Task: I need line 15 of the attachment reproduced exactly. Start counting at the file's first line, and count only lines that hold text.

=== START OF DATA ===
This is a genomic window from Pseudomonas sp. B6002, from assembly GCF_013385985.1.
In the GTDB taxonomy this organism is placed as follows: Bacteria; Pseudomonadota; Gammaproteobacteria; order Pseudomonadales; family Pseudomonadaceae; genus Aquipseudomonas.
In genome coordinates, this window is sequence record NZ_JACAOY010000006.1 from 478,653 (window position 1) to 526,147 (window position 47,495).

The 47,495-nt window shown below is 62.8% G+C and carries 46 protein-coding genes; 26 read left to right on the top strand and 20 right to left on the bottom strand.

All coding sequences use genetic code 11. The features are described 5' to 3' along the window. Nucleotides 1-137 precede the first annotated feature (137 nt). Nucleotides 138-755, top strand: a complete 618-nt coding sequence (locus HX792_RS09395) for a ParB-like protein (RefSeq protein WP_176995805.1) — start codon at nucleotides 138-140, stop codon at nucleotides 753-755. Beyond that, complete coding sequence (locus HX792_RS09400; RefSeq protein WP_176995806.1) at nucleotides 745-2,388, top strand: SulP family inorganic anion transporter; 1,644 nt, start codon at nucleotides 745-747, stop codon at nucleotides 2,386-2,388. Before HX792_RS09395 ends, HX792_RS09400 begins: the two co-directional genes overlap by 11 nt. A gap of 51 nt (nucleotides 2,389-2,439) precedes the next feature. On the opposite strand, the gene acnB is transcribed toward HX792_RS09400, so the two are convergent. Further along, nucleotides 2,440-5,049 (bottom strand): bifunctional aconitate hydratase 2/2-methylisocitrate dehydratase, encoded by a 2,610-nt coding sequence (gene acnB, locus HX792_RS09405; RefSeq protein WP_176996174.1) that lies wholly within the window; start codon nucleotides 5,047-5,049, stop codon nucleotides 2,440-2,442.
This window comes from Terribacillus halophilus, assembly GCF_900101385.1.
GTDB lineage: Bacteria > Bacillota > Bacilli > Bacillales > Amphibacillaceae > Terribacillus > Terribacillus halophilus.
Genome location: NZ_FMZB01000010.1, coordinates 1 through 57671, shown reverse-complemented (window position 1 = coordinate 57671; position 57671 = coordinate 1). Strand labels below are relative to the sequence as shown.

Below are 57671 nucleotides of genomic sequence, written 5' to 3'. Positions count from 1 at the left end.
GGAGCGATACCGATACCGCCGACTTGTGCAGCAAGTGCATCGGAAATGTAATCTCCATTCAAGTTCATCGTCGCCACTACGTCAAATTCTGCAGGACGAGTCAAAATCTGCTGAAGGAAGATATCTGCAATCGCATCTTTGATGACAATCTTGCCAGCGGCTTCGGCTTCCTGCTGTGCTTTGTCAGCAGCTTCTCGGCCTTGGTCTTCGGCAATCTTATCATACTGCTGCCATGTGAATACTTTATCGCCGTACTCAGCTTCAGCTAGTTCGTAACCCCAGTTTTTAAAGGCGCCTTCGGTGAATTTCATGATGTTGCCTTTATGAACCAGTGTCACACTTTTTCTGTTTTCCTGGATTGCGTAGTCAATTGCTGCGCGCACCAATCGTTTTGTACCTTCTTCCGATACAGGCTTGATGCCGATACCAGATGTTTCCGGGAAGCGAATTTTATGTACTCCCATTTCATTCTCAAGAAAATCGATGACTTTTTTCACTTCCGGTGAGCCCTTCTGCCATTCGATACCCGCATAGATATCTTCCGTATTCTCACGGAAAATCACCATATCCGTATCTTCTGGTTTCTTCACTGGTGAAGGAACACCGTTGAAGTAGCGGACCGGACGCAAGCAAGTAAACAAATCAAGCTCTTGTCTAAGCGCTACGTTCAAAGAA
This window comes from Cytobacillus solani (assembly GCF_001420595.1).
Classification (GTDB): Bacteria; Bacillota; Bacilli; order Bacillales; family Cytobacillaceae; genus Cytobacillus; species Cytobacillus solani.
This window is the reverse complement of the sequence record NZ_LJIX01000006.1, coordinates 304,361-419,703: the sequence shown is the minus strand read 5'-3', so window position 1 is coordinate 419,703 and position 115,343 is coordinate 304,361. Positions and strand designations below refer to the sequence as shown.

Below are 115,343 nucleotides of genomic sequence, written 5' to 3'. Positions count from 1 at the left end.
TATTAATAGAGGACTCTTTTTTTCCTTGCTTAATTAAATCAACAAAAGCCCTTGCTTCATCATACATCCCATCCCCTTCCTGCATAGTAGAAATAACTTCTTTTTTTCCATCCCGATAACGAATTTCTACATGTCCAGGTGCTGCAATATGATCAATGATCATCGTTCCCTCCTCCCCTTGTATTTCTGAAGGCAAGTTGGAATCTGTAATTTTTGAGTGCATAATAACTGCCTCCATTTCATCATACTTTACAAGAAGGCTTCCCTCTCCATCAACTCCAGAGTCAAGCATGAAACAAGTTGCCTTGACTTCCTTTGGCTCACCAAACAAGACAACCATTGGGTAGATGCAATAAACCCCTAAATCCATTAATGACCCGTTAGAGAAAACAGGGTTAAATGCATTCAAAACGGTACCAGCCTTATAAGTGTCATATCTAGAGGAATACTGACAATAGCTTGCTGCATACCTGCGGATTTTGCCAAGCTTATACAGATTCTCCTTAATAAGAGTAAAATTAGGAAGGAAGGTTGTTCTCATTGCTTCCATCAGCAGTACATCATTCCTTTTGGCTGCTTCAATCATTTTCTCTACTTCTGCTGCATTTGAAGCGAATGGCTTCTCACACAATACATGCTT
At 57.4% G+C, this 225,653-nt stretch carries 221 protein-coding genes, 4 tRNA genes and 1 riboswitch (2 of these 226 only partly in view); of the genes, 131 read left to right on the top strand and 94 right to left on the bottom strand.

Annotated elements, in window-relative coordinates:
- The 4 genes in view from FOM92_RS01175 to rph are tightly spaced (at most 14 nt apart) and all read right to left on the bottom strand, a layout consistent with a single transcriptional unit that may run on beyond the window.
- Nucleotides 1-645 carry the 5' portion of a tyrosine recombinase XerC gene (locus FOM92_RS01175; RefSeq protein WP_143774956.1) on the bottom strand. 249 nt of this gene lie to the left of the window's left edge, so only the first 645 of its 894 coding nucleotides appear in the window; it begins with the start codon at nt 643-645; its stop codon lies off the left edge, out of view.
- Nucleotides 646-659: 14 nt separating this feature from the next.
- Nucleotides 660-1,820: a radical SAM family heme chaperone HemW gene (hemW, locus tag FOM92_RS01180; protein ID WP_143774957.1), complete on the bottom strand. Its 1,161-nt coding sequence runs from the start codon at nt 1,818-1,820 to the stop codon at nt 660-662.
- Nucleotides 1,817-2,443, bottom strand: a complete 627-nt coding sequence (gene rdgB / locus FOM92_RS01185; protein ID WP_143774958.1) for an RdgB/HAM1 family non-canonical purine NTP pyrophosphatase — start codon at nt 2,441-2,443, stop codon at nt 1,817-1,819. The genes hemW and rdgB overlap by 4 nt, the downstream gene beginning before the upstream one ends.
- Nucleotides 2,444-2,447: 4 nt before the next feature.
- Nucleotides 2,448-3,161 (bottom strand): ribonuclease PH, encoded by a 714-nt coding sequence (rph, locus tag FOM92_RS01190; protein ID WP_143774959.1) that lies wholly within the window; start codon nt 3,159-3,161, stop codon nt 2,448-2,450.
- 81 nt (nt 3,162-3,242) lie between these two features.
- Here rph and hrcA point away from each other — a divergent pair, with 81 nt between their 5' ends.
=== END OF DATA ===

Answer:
TATTAATAGAGGACTCTTTTTTTCCTTGCTTAATTAAATCAACAAAAGCCCTTGCTTCATCATACATCCCATCCCCTTCCTGCATAGTAGAAATAACTTCTTTTTTTCCATCCCGATAACGAATTTCTACATGTCCAGGTGCTGCAATATGATCAATGATCATCGTTCCCTCCTCCCCTTGTATTTCTGAAGGCAAGTTGGAATCTGTAATTTTTGAGTGCATAATAACTGCCTCCATTTCATCATACTTTACAAGAAGGCTTCCCTCTCCATCAACTCCAGAGTCAAGCATGAAACAAGTTGCCTTGACTTCCTTTGGCTCACCAAACAAGACAACCATTGGGTAGATGCAATAAACCCCTAAATCCATTAATGACCCGTTAGAGAAAACAGGGTTAAATGCATTCAAAACGGTACCAGCCTTATAAGTGTCATATCTAGAGGAATACTGACAATAGCTTGCTGCATACCTGCGGATTTTGCCAAGCTTATACAGATTCTCCTTAATAAGAGTAAAATTAGGAAGGAAGGTTGTTCTCATTGCTTCCATCAGCAGTACATCATTCCTTTTGGCTGCTTCAATCATTTTCTCTACTTCTGCTGCATTTGAAGCGAATGGCTTCTCACACAATACATGCTT